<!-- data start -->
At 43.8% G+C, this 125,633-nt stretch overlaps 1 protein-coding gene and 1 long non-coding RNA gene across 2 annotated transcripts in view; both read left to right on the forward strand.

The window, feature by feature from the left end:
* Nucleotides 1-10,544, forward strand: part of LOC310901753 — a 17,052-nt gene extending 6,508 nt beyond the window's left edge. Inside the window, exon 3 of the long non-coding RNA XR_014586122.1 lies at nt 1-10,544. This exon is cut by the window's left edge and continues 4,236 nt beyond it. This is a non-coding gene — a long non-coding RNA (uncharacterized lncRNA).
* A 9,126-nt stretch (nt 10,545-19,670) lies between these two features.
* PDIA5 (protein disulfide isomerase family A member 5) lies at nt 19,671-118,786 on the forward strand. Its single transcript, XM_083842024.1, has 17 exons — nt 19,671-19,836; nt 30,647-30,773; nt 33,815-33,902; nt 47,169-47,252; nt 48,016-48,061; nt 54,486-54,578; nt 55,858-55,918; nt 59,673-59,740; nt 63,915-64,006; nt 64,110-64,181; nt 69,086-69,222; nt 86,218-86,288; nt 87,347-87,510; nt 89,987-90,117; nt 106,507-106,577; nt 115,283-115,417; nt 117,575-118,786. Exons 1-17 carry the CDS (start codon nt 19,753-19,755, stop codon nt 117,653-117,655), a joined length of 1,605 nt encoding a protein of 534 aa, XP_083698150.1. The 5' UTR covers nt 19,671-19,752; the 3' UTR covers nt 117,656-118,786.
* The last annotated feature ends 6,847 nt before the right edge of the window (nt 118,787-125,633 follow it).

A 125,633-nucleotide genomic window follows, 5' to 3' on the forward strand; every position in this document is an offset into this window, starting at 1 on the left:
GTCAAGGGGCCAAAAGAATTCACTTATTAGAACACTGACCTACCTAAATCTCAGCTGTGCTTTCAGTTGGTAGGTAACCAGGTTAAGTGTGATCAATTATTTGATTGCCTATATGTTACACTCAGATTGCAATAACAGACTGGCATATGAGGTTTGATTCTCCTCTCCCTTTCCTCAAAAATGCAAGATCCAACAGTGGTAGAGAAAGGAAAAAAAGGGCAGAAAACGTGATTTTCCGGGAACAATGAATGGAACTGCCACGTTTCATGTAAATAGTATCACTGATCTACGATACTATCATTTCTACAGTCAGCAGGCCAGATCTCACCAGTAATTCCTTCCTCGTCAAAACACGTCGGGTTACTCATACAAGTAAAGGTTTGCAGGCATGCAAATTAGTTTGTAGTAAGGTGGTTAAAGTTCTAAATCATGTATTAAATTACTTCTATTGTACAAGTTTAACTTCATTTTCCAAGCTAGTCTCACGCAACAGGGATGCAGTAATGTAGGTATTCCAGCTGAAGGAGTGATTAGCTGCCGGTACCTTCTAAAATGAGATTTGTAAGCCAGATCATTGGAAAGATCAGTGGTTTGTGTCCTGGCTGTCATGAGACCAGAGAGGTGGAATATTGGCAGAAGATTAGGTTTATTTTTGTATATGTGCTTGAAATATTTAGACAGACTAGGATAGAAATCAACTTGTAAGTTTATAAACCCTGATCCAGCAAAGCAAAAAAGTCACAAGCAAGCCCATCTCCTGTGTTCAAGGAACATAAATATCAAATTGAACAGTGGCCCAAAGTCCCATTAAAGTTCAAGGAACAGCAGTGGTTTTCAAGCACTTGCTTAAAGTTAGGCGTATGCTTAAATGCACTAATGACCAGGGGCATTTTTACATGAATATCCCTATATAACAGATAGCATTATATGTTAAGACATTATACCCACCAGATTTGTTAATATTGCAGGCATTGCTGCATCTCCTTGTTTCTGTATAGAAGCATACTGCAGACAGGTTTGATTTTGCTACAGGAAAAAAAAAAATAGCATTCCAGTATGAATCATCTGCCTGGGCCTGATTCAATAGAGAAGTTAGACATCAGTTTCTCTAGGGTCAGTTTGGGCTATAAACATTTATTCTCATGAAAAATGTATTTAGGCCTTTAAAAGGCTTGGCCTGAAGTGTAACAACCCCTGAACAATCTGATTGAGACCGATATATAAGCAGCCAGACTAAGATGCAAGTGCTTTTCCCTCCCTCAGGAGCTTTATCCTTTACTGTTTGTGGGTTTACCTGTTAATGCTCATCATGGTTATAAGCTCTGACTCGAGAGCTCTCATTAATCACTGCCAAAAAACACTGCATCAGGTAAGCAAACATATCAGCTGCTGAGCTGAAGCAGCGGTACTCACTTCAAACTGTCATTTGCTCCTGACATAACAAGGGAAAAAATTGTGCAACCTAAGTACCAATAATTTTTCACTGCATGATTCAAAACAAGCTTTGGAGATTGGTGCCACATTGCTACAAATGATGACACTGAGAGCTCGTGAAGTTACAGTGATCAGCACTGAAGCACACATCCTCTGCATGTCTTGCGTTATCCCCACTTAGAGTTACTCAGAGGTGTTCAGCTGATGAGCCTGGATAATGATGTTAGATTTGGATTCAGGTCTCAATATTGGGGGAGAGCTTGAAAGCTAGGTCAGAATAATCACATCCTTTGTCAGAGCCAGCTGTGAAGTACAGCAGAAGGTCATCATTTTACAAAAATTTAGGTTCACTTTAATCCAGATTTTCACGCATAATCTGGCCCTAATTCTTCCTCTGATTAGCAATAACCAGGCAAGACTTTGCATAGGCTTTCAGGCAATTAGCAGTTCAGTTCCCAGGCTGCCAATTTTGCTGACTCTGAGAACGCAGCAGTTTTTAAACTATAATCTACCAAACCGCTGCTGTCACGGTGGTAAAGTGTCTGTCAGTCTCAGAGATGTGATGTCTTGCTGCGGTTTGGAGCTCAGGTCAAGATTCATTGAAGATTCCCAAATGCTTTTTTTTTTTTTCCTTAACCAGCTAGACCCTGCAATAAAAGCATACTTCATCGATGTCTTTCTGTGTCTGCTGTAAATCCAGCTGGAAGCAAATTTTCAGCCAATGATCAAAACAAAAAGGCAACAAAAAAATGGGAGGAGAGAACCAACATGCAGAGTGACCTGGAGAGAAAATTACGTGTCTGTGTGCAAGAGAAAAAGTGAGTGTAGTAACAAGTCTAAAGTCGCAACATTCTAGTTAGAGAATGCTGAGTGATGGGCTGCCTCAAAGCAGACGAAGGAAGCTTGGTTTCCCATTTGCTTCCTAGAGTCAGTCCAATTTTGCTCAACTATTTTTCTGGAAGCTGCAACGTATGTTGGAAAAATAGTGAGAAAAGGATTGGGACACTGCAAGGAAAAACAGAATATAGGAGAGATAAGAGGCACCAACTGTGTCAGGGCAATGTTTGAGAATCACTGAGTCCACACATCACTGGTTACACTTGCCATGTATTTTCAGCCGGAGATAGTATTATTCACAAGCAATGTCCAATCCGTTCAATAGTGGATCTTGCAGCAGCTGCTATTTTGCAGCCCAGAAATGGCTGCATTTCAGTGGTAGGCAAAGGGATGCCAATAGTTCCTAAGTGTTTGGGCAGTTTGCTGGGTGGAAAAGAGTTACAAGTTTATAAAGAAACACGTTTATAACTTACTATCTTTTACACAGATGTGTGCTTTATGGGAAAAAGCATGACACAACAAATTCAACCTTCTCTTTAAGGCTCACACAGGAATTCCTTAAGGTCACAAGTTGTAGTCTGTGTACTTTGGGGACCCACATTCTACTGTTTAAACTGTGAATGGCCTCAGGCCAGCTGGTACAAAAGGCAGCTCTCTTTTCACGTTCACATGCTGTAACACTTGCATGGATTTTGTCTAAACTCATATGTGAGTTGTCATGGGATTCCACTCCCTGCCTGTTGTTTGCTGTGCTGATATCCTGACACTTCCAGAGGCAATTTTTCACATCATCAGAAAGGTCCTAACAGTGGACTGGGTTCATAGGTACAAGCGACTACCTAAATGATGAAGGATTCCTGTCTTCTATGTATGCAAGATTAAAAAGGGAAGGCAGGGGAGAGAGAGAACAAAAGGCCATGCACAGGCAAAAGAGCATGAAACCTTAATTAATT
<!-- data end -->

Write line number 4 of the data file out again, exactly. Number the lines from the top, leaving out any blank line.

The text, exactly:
* A 9,126-nt stretch (nt 10,545-19,670) lies between these two features.